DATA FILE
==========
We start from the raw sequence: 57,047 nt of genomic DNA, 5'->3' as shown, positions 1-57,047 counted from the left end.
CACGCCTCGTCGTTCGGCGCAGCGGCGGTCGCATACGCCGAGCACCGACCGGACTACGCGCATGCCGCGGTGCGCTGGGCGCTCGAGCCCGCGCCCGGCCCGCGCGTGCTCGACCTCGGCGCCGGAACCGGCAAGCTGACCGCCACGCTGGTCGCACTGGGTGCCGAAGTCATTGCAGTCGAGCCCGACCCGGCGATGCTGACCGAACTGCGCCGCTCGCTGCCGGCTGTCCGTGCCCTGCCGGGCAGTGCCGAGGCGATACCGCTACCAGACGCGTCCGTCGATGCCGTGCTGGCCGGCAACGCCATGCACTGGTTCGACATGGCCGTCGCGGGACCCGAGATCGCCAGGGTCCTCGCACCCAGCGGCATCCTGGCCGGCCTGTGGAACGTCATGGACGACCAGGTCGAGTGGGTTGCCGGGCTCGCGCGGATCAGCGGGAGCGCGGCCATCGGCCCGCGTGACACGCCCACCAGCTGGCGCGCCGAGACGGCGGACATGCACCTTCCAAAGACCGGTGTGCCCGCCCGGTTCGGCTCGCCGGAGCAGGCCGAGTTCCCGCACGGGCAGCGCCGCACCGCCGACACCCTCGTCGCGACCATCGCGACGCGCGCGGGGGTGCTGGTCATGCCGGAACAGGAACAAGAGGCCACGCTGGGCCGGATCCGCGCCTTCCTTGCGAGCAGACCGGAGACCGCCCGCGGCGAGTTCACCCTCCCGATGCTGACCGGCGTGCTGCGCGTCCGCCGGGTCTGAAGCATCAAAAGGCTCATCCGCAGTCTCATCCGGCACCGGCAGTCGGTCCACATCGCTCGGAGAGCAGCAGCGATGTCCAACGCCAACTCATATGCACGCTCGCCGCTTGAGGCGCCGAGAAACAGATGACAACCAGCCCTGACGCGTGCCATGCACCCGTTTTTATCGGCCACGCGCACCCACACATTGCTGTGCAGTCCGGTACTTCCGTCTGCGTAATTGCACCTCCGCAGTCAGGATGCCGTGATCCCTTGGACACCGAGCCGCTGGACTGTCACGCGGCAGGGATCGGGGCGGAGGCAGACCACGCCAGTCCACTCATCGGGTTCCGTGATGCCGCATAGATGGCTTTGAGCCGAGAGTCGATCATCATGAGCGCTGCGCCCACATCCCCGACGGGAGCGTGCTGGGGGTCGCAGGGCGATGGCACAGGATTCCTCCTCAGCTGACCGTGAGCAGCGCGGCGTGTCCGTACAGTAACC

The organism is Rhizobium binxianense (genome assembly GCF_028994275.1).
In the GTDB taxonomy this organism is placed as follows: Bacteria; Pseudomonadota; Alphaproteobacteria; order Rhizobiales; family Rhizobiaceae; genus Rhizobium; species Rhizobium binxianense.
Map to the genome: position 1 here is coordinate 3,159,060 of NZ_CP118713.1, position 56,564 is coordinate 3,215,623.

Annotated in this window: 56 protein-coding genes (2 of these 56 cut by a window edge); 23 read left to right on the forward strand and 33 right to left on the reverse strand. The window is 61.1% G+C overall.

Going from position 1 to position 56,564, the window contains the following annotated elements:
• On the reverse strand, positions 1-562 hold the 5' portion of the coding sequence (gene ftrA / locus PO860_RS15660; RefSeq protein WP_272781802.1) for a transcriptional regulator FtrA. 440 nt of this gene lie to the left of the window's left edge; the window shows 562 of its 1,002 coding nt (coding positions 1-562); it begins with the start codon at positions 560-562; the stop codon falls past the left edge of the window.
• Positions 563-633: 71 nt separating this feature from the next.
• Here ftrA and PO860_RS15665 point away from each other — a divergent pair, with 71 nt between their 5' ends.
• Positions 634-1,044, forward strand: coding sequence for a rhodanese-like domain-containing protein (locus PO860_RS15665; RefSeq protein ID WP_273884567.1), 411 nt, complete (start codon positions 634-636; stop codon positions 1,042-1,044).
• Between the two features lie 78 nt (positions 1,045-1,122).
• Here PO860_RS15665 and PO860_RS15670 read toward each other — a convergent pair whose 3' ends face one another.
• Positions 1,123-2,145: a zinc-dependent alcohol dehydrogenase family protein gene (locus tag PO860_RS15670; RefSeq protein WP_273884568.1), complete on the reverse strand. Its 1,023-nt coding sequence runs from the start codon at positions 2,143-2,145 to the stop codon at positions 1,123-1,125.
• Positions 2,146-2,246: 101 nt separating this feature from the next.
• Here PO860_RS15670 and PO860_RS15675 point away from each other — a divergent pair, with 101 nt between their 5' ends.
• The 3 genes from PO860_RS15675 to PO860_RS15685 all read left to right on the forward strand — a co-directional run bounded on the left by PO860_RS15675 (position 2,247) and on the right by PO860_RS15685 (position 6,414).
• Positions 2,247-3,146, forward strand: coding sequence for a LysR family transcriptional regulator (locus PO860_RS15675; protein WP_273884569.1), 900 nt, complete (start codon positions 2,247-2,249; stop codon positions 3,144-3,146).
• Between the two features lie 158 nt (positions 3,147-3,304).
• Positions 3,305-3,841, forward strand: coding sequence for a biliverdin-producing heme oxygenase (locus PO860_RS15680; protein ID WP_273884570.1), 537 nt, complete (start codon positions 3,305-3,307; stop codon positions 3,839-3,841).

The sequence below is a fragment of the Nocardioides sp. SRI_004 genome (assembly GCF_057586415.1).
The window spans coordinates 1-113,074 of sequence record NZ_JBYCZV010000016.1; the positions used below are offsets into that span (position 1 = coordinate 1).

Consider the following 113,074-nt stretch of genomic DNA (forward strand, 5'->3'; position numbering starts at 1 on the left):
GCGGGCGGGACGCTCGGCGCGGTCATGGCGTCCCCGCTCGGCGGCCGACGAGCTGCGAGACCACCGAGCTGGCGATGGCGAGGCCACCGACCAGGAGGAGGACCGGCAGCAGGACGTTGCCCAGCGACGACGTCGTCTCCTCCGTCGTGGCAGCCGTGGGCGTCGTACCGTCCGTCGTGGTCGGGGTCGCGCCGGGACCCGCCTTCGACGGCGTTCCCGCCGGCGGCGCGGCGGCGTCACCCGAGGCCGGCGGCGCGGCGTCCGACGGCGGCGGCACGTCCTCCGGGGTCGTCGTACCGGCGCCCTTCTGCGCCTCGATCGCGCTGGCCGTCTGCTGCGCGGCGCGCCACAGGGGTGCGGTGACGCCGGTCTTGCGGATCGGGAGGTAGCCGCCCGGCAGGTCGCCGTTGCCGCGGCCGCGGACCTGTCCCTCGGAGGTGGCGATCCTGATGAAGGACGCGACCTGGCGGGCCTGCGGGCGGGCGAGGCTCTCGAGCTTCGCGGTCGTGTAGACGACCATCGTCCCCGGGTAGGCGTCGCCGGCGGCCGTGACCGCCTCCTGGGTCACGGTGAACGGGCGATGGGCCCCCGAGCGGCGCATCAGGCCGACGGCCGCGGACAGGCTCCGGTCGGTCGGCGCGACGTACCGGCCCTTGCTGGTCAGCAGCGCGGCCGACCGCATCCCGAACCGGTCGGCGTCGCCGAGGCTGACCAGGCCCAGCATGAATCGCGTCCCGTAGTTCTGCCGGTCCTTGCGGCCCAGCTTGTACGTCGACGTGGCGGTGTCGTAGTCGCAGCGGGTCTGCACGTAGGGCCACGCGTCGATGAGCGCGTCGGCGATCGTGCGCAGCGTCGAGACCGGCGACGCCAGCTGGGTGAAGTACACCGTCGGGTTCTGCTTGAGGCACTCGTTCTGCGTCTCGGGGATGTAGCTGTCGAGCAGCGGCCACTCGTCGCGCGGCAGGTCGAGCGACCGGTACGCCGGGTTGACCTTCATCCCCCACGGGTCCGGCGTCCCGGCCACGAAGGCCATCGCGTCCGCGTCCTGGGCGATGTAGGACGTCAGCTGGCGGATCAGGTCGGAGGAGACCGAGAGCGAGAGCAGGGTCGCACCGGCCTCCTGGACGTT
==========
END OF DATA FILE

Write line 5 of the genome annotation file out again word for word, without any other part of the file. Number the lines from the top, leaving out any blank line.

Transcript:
Map to the genome: position 1 here is coordinate 3,159,060 of NZ_CP118713.1, position 56,564 is coordinate 3,215,623.